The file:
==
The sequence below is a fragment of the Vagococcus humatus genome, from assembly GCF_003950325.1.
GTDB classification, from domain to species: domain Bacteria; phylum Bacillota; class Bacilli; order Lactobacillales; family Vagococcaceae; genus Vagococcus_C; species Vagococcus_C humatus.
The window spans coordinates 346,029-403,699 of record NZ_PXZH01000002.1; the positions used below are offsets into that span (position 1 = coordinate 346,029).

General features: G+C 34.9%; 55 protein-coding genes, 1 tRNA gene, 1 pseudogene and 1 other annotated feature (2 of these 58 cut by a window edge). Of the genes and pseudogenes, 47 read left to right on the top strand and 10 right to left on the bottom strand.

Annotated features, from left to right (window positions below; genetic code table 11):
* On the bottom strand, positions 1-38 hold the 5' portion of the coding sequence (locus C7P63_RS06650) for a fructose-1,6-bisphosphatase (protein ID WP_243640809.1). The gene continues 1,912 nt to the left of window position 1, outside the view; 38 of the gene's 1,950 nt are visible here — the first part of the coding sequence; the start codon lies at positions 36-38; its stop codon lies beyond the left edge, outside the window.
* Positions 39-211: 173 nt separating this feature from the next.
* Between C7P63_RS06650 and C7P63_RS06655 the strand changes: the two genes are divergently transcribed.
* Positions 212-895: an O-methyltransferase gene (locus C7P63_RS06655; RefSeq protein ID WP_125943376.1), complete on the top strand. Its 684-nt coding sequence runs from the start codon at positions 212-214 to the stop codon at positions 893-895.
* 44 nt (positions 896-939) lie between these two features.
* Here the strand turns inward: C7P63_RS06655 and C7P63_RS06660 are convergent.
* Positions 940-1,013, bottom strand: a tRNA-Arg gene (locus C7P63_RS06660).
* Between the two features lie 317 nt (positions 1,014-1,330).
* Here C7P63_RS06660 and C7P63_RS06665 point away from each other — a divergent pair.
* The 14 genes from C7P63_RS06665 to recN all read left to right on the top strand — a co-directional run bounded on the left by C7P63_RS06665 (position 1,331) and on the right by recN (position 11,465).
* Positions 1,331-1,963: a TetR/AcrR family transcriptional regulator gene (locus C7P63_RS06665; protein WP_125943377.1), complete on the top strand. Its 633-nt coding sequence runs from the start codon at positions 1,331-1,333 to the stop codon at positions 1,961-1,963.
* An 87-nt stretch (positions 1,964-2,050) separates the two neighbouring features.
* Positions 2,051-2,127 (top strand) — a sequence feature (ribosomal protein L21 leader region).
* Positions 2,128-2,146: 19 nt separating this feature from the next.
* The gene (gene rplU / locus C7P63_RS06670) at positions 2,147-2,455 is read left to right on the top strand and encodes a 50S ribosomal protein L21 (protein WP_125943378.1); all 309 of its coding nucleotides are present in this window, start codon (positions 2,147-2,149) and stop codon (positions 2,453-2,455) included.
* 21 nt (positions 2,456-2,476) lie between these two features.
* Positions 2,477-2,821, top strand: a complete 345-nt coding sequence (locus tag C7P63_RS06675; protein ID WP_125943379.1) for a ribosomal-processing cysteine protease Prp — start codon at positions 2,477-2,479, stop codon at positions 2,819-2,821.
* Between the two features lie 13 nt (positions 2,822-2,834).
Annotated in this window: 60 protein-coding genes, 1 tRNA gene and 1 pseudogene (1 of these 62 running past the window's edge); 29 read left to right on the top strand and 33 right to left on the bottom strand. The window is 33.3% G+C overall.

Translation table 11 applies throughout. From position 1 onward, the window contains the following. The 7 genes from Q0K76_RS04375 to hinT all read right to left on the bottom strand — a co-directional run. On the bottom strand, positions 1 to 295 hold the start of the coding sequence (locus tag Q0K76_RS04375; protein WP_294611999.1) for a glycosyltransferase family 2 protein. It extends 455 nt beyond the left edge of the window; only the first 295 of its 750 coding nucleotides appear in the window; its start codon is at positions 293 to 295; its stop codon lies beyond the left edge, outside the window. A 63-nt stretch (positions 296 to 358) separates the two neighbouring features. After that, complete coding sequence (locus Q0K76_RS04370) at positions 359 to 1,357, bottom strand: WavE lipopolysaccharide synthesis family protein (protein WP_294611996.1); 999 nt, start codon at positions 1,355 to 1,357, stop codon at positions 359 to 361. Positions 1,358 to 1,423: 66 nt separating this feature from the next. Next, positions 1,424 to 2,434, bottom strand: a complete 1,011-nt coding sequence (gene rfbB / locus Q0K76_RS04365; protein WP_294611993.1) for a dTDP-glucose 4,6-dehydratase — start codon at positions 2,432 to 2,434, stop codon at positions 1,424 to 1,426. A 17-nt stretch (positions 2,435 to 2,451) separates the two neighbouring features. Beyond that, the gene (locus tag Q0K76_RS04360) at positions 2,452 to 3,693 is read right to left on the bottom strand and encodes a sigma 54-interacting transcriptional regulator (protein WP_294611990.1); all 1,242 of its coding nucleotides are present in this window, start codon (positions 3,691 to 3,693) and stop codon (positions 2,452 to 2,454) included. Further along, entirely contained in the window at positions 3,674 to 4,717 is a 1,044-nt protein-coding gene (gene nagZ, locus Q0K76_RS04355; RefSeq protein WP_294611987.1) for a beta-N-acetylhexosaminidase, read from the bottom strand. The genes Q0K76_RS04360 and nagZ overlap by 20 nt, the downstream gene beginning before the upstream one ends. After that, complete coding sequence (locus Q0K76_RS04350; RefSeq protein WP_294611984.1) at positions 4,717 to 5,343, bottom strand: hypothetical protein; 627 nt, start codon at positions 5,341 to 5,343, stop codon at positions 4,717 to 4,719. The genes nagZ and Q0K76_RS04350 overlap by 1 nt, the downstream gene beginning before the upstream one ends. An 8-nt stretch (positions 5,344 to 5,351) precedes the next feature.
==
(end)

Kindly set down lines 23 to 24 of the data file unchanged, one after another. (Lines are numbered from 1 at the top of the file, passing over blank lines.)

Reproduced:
* Between the two features lie 13 nt (positions 2,822-2,834).
Annotated in this window: 60 protein-coding genes, 1 tRNA gene and 1 pseudogene (1 of these 62 running past the window's edge); 29 read left to right on the top strand and 33 right to left on the bottom strand. The window is 33.3% G+C overall.